FAITH IDENTITY AND POLITICS

I found the following article to be insightful and I hope you will also. One of the standards has been “you do not mix faith and religion,” yet that has been going on. I am not advocation a political party, nor do I believe the article below endorses a political party. What the article is pointing toward is that seemingly politics is displacing religion in many (most) Americans. In other words, the current trends make politics a threat to one’s faith. Much like the syncretism that took place in Israel’s history and the faith threats to several of the congregations that are addressed in Revelation.

Mark Johnson

There certainly has always been partisanship, deep disagreement, and name-calling in politics. But I do think there are some things that are intensifying this trend toward affective polarization. One of those trends is that, unfortunately, our identities are becoming increasingly political. You can see this in various ways. It used to be that people would marry across party lines – people with very different political views – but would almost always marry someone who shared their faith. Now, almost 40 percent of marriages are to someone of a different faith tradition, but only around 23 percent of people who are getting married, or even cohabiting with someone, are doing so with someone of a different political party. In many ways, political affiliation is now seen as somehow more intrinsic to our identities thank our faith commitments.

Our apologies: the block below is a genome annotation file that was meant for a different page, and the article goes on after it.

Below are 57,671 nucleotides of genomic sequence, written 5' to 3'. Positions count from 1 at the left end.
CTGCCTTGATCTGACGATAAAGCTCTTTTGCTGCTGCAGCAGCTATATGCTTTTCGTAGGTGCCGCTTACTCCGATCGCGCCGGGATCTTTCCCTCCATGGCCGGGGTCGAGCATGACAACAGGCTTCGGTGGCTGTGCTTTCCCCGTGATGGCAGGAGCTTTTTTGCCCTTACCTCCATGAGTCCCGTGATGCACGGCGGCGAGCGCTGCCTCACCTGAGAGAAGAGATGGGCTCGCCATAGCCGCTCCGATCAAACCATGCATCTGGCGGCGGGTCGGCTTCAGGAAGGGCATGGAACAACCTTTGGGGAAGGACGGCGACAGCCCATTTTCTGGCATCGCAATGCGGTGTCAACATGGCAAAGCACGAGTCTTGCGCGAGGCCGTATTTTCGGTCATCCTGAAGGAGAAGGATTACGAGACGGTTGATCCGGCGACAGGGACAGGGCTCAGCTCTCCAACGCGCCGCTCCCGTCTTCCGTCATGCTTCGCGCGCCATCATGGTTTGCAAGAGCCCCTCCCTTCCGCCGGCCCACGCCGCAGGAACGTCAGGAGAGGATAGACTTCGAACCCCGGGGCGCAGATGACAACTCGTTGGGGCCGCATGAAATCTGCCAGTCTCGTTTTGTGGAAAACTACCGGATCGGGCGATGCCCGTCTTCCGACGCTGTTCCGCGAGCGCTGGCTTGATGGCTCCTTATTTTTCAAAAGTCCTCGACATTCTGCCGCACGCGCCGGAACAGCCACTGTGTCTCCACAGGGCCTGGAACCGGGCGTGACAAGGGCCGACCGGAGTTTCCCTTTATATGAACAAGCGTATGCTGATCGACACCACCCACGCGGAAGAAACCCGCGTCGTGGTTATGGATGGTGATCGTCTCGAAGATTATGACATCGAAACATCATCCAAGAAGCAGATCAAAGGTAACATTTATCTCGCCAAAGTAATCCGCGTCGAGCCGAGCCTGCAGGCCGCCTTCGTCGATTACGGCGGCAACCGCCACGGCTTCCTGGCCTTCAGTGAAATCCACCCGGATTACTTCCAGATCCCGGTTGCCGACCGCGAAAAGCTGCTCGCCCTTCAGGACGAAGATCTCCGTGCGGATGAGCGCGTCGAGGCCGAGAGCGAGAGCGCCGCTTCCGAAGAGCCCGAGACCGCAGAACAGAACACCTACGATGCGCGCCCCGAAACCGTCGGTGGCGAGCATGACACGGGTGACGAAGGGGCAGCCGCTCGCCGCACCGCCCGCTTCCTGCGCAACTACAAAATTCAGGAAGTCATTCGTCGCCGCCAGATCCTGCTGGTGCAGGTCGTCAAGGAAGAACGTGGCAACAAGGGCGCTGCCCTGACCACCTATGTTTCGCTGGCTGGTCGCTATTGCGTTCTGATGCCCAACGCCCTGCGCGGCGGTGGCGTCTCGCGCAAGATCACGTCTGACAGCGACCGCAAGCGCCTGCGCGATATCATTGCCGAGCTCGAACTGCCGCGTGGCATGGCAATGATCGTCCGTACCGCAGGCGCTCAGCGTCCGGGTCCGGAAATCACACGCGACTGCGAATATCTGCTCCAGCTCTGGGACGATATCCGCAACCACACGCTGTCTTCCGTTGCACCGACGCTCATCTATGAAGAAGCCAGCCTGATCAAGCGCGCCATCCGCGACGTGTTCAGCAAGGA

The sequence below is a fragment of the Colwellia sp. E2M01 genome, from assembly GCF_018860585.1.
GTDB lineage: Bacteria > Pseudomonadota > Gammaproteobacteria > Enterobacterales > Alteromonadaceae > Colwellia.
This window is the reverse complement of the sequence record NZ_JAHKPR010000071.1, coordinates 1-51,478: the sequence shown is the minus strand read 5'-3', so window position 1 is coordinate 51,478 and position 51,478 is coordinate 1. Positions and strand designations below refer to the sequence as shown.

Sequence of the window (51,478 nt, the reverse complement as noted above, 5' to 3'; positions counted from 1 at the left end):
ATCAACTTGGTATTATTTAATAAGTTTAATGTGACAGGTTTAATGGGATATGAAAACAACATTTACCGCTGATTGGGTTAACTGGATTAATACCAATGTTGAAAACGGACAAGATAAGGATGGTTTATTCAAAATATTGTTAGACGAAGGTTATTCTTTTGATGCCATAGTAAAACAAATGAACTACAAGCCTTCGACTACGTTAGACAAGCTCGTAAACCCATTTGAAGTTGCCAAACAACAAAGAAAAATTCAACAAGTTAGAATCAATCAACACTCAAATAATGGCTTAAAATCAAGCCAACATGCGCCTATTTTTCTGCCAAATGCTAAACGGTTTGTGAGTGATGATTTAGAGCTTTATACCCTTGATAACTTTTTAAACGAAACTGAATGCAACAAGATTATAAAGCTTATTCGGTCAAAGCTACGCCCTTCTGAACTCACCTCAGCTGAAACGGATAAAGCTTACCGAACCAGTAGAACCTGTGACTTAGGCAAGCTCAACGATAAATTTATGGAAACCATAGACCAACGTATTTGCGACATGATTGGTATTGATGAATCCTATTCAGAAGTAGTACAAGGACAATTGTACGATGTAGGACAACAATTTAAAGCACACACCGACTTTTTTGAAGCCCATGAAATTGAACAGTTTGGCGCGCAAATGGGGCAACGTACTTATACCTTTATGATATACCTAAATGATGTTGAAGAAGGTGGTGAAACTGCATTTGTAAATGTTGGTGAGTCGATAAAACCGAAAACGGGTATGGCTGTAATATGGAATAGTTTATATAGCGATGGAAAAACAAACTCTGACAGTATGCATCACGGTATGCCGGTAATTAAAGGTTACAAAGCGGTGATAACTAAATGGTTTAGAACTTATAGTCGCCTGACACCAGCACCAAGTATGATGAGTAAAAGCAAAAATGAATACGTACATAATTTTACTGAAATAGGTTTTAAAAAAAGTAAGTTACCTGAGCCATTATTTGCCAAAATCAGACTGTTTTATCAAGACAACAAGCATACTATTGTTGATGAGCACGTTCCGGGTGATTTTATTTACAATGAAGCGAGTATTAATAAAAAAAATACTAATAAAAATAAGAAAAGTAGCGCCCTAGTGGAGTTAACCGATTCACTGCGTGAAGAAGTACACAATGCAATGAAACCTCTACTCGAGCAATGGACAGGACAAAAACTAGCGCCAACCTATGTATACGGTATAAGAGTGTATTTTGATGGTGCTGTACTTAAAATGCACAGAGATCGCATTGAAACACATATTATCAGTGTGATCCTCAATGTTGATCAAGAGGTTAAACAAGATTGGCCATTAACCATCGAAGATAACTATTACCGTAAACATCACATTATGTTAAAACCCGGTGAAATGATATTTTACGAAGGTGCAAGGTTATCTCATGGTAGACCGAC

Our faith identities are also becoming more tribal in a sense. It’s been reported that around 80 percent of self-reported evangelicals are very strong supporters of President Trump. But if you look at the religious practice, church attendance, [and] adherence to particular doctrines of that group, the idea that they are “evangelical” in a doctrinal sense falls apart. In some ways, “evangelical” is becoming more of a tribal term than a creedal one.

At the same time, our politics are becoming increasingly apocalyptic… Pew found that two-thirds of those who are highly politically involved say they fear the other side. That sense of fear is growing. There’s more fear and, with it, loathing than there used to be… Now there’s a sense that both one’s identity and the future of the republic hinge on [your vote]. That makes it far more difficult to engage in any kind of compromise. It intensifies the idea that someone who disagrees with you is the enemy who needs to be vanquished rather than engaged.

Source: Cherie Harder, in “The New Morality Dilemma,” Council for Christian Colleges and Universities Advance magazine. Fall 2018, p. 44-49.

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